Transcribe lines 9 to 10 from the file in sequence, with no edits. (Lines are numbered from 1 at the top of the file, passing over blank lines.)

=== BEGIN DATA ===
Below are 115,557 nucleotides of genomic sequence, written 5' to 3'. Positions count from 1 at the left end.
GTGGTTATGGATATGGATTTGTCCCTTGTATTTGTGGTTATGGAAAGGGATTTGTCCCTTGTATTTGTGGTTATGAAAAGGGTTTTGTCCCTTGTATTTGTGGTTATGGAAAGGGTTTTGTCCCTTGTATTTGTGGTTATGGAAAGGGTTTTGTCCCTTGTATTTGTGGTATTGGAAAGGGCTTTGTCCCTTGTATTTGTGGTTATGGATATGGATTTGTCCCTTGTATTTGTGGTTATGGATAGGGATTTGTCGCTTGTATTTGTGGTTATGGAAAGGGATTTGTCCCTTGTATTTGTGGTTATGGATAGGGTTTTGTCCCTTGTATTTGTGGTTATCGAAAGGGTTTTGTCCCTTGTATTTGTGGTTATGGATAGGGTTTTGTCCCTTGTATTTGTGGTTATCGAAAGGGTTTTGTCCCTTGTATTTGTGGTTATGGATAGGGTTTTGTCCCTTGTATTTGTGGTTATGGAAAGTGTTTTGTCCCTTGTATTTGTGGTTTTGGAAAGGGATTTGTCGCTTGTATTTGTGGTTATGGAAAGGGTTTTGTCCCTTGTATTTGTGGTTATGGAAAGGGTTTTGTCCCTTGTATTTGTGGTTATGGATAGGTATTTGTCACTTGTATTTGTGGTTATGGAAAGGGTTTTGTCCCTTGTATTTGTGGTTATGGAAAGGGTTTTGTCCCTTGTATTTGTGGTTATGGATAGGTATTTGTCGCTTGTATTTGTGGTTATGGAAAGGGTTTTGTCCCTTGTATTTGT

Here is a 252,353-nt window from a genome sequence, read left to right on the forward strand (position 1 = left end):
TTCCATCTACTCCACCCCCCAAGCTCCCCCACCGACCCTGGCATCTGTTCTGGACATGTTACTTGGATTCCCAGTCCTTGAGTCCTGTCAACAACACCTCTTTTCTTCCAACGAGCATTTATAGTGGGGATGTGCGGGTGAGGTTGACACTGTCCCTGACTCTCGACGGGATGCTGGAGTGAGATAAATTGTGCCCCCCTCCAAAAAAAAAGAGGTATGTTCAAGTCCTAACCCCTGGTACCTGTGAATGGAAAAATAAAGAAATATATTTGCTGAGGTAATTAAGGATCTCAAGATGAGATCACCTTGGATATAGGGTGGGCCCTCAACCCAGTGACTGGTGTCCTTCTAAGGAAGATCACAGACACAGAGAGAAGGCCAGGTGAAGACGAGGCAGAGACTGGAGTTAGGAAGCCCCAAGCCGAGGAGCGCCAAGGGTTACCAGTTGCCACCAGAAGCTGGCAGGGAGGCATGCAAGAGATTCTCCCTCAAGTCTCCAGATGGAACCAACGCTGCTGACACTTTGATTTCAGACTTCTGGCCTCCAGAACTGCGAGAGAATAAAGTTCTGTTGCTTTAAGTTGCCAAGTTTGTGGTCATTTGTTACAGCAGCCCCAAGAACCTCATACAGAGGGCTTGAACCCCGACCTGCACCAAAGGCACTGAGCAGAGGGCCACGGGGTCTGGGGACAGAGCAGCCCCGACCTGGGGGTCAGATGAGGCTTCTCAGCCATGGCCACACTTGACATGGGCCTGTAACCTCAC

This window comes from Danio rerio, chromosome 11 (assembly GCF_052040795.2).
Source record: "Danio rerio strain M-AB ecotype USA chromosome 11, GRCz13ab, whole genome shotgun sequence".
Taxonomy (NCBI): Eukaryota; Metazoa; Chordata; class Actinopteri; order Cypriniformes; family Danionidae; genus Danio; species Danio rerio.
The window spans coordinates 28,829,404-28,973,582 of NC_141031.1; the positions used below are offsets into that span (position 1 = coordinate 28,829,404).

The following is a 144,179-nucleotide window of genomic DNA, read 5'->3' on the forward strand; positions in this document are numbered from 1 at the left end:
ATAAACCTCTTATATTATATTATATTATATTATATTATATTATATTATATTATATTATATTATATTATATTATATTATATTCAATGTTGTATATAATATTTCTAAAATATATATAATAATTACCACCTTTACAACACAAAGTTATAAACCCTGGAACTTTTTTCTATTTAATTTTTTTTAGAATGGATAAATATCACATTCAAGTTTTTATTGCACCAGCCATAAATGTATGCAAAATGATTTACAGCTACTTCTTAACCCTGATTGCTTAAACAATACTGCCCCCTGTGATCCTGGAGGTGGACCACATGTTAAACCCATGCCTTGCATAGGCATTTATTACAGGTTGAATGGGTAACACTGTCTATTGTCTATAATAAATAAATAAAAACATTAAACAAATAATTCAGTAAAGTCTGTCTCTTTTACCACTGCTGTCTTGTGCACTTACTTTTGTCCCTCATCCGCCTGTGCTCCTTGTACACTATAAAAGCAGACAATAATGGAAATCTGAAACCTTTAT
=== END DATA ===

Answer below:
The following is a 144,179-nucleotide window of genomic DNA, read 5'->3' on the forward strand; positions in this document are numbered from 1 at the left end:
ATAAACCTCTTATATTATATTATATTATATTATATTATATTATATTATATTATATTATATTATATTATATTATATTATATTCAATGTTGTATATAATATTTCTAAAATATATATAATAATTACCACCTTTACAACACAAAGTTATAAACCCTGGAACTTTTTTCTATTTAATTTTTTTTAGAATGGATAAATATCACATTCAAGTTTTTATTGCACCAGCCATAAATGTATGCAAAATGATTTACAGCTACTTCTTAACCCTGATTGCTTAAACAATACTGCCCCCTGTGATCCTGGAGGTGGACCACATGTTAAACCCATGCCTTGCATAGGCATTTATTACAGGTTGAATGGGTAACACTGTCTATTGTCTATAATAAATAAATAAAAACATTAAACAAATAATTCAGTAAAGTCTGTCTCTTTTACCACTGCTGTCTTGTGCACTTACTTTTGTCCCTCATCCGCCTGTGCTCCTTGTACACTATAAAAGCAGACAATAATGGAAATCTGAAACCTTTAT